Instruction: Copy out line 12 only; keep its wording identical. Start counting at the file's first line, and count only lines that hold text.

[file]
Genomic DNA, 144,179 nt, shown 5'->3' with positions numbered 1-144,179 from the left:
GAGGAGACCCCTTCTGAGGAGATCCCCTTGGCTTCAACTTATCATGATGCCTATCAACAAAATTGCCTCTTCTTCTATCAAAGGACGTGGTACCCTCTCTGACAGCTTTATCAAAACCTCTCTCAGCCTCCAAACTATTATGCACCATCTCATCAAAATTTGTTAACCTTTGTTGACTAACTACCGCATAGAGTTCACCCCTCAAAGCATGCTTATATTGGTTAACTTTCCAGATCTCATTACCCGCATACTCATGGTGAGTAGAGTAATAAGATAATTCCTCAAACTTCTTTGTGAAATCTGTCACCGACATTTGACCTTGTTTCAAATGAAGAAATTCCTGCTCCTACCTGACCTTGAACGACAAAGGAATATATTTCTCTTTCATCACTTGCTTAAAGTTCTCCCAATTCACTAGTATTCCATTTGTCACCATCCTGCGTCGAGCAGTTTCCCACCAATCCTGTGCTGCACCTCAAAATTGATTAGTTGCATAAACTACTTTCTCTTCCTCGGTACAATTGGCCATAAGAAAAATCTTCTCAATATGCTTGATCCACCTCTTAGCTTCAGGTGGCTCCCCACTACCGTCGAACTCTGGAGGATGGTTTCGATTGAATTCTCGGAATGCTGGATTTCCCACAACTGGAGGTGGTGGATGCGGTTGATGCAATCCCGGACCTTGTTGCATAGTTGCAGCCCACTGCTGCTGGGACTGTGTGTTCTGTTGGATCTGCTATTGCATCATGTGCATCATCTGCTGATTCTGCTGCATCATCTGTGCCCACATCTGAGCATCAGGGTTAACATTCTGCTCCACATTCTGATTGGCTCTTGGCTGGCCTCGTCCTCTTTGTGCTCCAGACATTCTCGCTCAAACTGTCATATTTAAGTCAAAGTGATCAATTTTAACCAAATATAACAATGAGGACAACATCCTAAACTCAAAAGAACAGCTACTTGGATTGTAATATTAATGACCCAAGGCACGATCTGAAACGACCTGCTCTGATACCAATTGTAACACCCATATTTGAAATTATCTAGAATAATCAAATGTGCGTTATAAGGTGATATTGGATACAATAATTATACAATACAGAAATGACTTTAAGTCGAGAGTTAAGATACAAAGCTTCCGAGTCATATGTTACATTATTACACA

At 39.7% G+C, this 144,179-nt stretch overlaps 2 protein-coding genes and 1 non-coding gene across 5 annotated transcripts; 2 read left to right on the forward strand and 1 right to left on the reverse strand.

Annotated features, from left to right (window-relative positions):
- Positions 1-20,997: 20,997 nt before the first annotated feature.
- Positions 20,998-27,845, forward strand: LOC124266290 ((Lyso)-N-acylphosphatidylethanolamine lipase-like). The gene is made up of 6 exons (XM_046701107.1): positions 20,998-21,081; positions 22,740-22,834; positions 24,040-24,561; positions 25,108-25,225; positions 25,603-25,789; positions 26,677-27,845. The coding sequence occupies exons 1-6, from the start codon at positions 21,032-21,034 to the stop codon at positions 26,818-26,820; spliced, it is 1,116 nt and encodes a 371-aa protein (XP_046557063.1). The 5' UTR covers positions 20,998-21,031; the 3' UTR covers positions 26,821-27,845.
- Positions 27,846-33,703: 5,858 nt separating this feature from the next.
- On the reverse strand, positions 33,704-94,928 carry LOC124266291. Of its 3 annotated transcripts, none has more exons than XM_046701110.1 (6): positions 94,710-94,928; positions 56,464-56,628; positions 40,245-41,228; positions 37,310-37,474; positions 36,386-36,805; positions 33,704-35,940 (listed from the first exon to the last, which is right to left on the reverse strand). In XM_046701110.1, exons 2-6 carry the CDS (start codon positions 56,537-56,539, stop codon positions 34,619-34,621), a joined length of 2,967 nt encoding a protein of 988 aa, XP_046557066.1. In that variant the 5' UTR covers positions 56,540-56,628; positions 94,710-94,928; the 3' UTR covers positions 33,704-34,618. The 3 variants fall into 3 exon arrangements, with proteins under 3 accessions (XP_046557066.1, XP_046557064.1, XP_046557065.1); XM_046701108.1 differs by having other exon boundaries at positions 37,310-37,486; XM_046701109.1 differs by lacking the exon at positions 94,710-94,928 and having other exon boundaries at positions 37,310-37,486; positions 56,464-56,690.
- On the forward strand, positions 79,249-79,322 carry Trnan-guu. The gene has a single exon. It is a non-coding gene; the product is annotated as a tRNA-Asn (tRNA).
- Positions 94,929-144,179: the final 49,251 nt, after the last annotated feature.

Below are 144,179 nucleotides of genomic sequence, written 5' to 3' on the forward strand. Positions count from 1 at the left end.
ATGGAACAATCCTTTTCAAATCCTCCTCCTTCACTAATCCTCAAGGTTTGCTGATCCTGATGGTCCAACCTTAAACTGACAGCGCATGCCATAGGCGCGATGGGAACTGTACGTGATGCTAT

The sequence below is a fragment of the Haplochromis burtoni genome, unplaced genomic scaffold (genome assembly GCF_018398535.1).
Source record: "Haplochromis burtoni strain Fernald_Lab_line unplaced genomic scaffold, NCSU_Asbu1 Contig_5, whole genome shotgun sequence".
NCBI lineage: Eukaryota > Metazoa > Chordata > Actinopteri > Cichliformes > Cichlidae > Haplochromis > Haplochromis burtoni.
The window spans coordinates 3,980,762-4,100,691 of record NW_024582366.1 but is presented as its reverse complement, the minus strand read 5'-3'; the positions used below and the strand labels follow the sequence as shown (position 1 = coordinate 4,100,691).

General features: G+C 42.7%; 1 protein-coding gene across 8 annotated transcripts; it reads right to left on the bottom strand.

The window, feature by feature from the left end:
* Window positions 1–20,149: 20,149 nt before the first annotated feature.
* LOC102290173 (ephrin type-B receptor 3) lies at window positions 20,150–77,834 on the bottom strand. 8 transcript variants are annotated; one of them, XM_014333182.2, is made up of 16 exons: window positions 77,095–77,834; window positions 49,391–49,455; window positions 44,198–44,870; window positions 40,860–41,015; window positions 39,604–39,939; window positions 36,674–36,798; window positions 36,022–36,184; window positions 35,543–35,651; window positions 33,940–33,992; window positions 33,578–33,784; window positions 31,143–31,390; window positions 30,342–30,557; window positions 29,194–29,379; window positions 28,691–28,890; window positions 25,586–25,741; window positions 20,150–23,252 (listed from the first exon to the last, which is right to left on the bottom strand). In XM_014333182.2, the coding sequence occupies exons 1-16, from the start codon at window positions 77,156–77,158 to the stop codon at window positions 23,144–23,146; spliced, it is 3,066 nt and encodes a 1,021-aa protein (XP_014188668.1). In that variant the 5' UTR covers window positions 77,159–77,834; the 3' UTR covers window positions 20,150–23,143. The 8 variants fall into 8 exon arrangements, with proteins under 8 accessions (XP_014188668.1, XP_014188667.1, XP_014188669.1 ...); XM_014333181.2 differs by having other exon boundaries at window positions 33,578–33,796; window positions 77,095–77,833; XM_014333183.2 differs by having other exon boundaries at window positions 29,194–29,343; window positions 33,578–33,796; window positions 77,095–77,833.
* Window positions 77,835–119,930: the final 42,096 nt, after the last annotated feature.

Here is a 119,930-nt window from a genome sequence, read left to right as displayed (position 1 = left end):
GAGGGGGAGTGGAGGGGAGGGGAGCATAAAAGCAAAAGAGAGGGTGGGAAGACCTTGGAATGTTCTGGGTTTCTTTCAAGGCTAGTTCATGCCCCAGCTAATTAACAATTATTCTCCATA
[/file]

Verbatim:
ATGGAACAATCCTTTTCAAATCCTCCTCCTTCACTAATCCTCAAGGTTTGCTGATCCTGATGGTCCAACCTTAAACTGACAGCGCATGCCATAGGCGCGATGGGAACTGTACGTGATGCTAT